But traditional TEM cannot observe all interactions. It’s a delicate process, requiring the length of the microscope to be vacuum-sealed, as any environmental effects — temperature, gases — can disrupt the imaging. This means materials must be viewed in an isolated state.

“That’s not particularly helpful when you want to truly characterize a working material,” said Crozier. “We don’t want to just look at the static state of a structure, but the dynamic fluctuation in the structure.”

To achieve this, Crozier uses in situ TEM, which makes use of a miniature, curated environment that allows researchers to look at a material in its working state, affected by the forces surrounding it. Most of the microscope remains vacuum-sealed so electrons can pass through easily, and the simulated environment is created using reaction cells, which are thin layers on either side of the sample that won’t interfere with the electron imaging.

“Viewing the results of the sample in this way is called in situ characterization, allowing us to measure the stimuli as well as the change in the material,” Crozier said

But even with a vacuum-sealed microscope, TEM remains a sensitive process. The devices housed at ASU’s LeRoy Eyring Center For Solid State Science all reside in climate-controlled, acoustic-dampened rooms. The entire building itself acts as a Faraday cage, meaning it screens out electromagnetic and electrostatic interference. When the Phoenix Valley Metro light rail was under construction, the initial route was altered to steer clear of the facility, as the electromagnetism would have disrupted a number of the sensitive instruments.

Transferring understanding into engineering  

Crozier’s work is not simply in pursuit of understanding the materials that constitute the world around us. Much of the work coming out of Crozier’s research group is in the service of improving energy conversion technology.

One area of focus is the chemical energy conversion of solid oxide fuel cells. Though a potentially promising method for converting energy stored in chemical fuels into electricity, these devices are costly and lack sustained stability due to their high-temperature operation.

With the aid of a four-year, $520,000 grant from the National Science Foundation, Crozier is investigating the fundamental properties and interactions of oxide fuel cells at an atomic level. The goal is to use the knowledge gained from these studies to create novel materials capable of sustainably operating oxide fuel cells at lower temperatures.

In addition to energy conversion, materials characterization benefits many other engineering disciplines overall.

“Once you understand the fundamental structures and dynamics of a given material, you can then engineer new materials to meet a specific engineering function,” Crozier said.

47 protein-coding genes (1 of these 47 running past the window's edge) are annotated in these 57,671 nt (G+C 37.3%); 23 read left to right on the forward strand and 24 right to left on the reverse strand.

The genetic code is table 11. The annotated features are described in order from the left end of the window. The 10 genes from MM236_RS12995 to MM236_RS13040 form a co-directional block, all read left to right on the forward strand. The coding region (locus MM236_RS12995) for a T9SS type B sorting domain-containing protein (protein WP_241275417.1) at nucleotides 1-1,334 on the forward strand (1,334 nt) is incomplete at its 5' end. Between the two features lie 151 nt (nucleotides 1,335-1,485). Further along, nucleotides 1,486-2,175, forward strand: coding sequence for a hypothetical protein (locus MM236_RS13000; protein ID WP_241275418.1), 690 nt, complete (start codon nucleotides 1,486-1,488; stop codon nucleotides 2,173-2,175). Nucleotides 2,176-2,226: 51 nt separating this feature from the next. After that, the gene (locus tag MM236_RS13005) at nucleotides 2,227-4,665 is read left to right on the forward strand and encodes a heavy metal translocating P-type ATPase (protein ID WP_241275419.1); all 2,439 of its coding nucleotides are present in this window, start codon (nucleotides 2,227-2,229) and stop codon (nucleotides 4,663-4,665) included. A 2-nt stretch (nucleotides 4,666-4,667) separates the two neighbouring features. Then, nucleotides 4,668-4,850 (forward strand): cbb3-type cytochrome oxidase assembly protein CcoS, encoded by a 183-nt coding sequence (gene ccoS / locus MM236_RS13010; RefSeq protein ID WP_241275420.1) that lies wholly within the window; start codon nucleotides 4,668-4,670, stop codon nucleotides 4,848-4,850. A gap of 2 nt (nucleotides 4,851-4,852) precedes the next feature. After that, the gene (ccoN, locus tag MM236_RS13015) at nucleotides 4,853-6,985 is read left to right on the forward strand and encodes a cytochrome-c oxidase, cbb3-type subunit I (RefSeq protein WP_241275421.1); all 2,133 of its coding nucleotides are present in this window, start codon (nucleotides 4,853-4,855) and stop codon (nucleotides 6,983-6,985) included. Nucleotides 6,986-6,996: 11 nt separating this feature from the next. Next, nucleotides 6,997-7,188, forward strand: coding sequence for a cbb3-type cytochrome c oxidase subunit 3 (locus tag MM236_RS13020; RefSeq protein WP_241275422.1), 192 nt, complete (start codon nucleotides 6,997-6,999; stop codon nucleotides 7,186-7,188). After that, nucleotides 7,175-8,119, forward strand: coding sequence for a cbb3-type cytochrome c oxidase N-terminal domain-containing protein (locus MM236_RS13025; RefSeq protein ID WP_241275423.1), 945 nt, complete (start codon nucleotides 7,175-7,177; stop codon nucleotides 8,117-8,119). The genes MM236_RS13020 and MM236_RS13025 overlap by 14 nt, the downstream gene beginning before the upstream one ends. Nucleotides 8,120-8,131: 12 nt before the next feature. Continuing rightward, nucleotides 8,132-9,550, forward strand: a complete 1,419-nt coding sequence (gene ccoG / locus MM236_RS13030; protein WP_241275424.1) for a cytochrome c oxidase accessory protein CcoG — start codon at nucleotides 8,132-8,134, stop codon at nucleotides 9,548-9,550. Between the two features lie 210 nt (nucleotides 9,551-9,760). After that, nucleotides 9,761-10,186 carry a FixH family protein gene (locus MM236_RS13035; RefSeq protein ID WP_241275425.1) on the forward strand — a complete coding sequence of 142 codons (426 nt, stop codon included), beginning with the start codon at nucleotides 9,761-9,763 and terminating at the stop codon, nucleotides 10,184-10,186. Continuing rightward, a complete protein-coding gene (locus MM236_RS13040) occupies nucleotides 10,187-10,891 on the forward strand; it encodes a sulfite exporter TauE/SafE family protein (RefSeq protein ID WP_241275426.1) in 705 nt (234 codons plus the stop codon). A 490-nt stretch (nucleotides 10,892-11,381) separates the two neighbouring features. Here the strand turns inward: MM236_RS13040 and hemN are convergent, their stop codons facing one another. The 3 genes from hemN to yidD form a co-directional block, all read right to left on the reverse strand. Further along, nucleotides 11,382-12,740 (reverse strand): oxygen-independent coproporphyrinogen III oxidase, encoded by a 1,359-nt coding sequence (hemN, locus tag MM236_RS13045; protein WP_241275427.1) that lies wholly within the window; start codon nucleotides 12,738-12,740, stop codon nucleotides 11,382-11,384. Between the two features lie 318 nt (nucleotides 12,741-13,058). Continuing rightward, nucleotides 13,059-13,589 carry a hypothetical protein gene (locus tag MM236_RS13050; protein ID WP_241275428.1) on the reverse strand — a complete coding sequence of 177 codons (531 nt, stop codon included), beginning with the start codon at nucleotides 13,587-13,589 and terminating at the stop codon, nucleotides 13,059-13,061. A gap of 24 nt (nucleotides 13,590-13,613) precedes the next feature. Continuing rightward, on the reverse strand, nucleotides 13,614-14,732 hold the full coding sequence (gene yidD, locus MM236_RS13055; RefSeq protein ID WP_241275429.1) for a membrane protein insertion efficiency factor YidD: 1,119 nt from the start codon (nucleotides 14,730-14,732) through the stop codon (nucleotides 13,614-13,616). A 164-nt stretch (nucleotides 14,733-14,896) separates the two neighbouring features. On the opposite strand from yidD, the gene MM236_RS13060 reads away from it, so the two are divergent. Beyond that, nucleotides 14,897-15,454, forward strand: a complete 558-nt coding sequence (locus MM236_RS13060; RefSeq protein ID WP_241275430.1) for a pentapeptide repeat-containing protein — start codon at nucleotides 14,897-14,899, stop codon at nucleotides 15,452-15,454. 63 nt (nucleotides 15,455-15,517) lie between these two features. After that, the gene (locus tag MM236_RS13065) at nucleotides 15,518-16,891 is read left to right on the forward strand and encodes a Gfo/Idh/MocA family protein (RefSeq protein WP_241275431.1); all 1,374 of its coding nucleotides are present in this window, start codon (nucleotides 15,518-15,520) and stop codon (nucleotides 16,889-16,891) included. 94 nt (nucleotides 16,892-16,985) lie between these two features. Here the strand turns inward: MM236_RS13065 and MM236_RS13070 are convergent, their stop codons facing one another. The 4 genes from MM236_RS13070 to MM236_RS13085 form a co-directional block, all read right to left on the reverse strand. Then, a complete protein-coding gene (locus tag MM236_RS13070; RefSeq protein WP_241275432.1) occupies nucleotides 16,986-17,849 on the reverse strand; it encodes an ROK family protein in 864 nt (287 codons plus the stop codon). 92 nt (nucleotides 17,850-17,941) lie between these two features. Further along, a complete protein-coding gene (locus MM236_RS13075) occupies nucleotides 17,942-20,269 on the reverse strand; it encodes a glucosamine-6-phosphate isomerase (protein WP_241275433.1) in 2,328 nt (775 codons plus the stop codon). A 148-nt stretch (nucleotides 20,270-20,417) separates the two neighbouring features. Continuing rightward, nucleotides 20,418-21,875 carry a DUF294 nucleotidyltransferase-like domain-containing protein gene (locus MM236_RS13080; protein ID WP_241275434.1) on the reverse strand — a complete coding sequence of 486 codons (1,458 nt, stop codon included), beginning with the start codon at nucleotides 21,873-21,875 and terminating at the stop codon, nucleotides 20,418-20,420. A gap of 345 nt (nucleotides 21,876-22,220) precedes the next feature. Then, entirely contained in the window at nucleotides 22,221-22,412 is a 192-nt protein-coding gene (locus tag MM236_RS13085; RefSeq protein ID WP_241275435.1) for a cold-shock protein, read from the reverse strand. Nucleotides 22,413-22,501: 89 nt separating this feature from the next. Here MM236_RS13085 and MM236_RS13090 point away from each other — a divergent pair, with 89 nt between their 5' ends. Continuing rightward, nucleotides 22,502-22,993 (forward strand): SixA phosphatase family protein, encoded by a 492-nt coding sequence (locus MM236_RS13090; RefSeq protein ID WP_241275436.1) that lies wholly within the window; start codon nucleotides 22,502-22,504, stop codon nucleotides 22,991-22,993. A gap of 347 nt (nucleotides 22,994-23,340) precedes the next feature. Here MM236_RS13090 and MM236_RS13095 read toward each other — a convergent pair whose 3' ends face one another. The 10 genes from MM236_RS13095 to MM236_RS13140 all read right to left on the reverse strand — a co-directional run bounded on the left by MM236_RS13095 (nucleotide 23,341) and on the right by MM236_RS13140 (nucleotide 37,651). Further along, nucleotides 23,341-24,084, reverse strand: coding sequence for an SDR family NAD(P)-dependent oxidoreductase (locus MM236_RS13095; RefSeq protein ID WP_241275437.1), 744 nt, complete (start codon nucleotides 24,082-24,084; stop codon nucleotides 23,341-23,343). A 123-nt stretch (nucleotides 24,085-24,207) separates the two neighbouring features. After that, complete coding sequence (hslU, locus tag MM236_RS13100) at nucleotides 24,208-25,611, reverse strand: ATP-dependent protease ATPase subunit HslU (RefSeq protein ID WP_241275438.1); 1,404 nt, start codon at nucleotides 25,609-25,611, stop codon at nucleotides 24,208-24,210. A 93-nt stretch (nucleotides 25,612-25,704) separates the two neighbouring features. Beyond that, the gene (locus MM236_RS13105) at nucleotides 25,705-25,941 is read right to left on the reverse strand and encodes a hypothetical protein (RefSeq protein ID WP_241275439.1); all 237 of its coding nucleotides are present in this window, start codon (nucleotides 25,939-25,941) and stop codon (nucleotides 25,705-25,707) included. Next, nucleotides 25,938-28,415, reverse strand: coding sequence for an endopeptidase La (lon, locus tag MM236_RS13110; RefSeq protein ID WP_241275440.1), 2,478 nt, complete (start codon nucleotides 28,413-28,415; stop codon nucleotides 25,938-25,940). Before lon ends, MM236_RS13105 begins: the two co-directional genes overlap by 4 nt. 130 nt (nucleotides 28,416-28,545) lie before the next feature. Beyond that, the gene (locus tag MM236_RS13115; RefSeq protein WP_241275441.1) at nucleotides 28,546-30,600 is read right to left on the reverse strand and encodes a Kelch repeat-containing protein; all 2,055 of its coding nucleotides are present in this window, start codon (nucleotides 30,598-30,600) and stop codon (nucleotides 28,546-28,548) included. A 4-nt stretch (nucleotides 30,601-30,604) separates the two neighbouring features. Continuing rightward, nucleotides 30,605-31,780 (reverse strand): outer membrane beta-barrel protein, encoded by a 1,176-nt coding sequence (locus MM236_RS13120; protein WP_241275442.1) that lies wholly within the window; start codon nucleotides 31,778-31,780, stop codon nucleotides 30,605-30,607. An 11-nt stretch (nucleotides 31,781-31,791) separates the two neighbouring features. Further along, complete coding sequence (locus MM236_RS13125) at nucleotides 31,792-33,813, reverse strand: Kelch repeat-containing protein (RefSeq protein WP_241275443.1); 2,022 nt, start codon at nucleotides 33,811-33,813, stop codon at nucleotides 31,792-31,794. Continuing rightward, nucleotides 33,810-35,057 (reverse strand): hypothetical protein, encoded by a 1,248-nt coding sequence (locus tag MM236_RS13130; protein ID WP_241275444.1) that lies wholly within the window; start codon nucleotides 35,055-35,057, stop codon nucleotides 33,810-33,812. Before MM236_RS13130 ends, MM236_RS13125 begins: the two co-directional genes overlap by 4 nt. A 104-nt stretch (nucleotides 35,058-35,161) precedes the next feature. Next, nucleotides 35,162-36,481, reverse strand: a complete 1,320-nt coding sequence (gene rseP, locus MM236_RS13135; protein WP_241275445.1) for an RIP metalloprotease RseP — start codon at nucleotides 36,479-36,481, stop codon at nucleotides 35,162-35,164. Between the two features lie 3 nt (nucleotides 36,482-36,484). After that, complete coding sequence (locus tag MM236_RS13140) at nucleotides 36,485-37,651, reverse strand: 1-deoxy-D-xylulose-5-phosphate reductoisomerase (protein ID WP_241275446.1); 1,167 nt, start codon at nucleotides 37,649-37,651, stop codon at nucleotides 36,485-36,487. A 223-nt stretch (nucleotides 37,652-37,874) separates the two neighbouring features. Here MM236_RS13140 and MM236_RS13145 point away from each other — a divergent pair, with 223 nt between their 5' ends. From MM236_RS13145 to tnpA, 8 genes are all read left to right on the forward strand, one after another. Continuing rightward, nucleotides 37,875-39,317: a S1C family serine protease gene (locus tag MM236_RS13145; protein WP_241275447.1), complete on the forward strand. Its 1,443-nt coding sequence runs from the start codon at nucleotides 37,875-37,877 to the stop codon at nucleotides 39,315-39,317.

For instance, a mechanical engineer building an engine is going to use materials that must be understood and tested with other materials, just as an electrical engineer developing silicon solar panels must understand how that material responds to different environmental stimuli, Crozier said.

In support of these pursuits, Crozier has received numerous grants to expand the understanding of materials and their inherent properties.

In September 2015, Crozier and physics professor Peter Rez were awarded a $450,000 grant for an estimated three years to develop a tool to probe the nanoscale chemistry of materials surfaces. The award, also from the NSF, funds efforts to understand the fundamental interactions of nanoparticles and their influence on their environment. According to the award’s abstract, this research could have “wide applications in many fields where nanoparticle surfaces are important, including catalysis, sensors and the life sciences.”

Crozier also uses material characterization techniques to address environmental challenges. In the past, he’s investigated the optical properties of carbonaceous aerosols and how they contribute to climate change. Formed in combustion processes, carbonaceous aerosols can absorb light, consequently heating the atmosphere and contributing to global warming. However, their properties are not well enough defined to be effectively incorporated into climate change models.

“It’s well established and understood that greenhouse gases affect global warming, but there is a lot of uncertainty about carbonaceous aerosols,” Crozier said.

Training the next generation of materials scientists

In 2015, energy storage and power delivery company Maxwell Technologies granted Crozier and Graduate Program Chair and Professor Terry Alford a $345,000 award to train students to use materials characterization tools. These funds have supported Crozier’s group hiring student researchers and teaching them the intricacies of materials characterization for supercapacitors.

Diane Haiber, a materials science and engineering doctoral student, was initially drawn to the research group’s array of equipment and the expertise required to operate them.

“I’ve done a lot of characterization that is pretty straightforward,” said Haiber. “TEM is a much more involved process. You don’t master TEM overnight, if you do at all.”

Much of doctoral student Qianlang Liu’s work revolves around investigating photocatalytic materials used in water splitting and her contributions to the group’s TEM capabilities include the development of an in situ illumination system.

Crozier’s group employs three undergraduates and eight doctoral researchers, all of whom are contributing to ongoing materials characterization research.

Pete Zrioka

Managing editor, Knowledge Enterprise